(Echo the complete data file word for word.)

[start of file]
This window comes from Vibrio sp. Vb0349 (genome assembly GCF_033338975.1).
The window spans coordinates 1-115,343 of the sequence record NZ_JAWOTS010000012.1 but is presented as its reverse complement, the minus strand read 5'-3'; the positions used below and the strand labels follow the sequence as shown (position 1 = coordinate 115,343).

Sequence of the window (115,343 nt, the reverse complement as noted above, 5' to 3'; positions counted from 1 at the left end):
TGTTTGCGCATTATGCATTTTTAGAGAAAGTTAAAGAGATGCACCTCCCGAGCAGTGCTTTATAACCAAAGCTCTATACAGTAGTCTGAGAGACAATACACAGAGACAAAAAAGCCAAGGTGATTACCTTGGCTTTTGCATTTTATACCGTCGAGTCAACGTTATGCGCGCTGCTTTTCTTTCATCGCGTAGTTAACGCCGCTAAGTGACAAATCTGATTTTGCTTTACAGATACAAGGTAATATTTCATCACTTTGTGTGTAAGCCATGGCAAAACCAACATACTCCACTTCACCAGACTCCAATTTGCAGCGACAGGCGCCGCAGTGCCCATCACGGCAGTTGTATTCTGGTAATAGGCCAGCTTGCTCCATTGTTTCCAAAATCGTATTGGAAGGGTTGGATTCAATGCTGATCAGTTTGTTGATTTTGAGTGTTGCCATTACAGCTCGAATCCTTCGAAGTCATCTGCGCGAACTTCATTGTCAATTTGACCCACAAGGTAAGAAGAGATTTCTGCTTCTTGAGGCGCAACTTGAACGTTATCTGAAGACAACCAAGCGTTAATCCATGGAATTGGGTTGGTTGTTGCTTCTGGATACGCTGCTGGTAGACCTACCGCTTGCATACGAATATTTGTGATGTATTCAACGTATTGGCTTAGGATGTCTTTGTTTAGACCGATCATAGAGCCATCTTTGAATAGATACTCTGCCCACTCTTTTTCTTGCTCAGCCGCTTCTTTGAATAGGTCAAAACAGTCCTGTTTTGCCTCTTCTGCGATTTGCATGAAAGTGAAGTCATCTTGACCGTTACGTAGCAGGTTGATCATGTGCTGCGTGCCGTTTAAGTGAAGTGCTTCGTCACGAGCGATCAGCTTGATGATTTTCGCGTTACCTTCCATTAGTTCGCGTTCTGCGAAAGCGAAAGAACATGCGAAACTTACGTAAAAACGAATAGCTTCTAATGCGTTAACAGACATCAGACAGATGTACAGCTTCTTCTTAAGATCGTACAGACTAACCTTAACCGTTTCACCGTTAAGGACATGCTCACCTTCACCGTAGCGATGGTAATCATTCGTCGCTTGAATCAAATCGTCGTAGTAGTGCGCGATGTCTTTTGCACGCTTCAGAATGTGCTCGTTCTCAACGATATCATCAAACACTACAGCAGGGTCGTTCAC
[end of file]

This window comes from Vibrio sp. Vb0349 (genome assembly GCF_033338975.1).
The window spans coordinates 1-115,343 of the sequence record NZ_JAWOTS010000012.1 but is presented as its reverse complement, the minus strand read 5'-3'; the positions used below and the strand labels follow the sequence as shown (position 1 = coordinate 115,343).

Sequence of the window (115,343 nt, the reverse complement as noted above, 5' to 3'; positions counted from 1 at the left end):
TGTTTGCGCATTATGCATTTTTAGAGAAAGTTAAAGAGATGCACCTCCCGAGCAGTGCTTTATAACCAAAGCTCTATACAGTAGTCTGAGAGACAATACACAGAGACAAAAAAGCCAAGGTGATTACCTTGGCTTTTGCATTTTATACCGTCGAGTCAACGTTATGCGCGCTGCTTTTCTTTCATCGCGTAGTTAACGCCGCTAAGTGACAAATCTGATTTTGCTTTACAGATACAAGGTAATATTTCATCACTTTGTGTGTAAGCCATGGCAAAACCAACATACTCCACTTCACCAGACTCCAATTTGCAGCGACAGGCGCCGCAGTGCCCATCACGGCAGTTGTATTCTGGTAATAGGCCAGCTTGCTCCATTGTTTCCAAAATCGTATTGGAAGGGTTGGATTCAATGCTGATCAGTTTGTTGATTTTGAGTGTTGCCATTACAGCTCGAATCCTTCGAAGTCATCTGCGCGAACTTCATTGTCAATTTGACCCACAAGGTAAGAAGAGATTTCTGCTTCTTGAGGCGCAACTTGAACGTTATCTGAAGACAACCAAGCGTTAATCCATGGAATTGGGTTGGTTGTTGCTTCTGGATACGCTGCTGGTAGACCTACCGCTTGCATACGAATATTTGTGATGTATTCAACGTATTGGCTTAGGATGTCTTTGTTTAGACCGATCATAGAGCCATCTTTGAATAGATACTCTGCCCACTCTTTTTCTTGCTCAGCCGCTTCTTTGAATAGGTCAAAACAGTCCTGTTTTGCCTCTTCTGCGATTTGCATGAAAGTGAAGTCATCTTGACCGTTACGTAGCAGGTTGATCATGTGCTGCGTGCCGTTTAAGTGAAGTGCTTCGTCACGAGCGATCAGCTTGATGATTTTCGCGTTACCTTCCATTAGTTCGCGTTCTGCGAAAGCGAAAGAACATGCGAAACTTACGTAAAAACGAATAGCTTCTAATGCGTTAACAGACATCAGACAGATGTACAGCTTCTTCTTAAGATCGTACAGACTAACCTTAACCGTTTCACCGTTAAGGACATGCTCACCTTCACCGTAGCGATGGTAATCATTCGTCGCTTGAATCAAATCGTCGTAGTAGTGCGCGATGTCTTTTGCACGCTTCAGAATGTGCTCGTTCTCAACGATATCATCAAACACTACAGCAGGGTCGTTCAC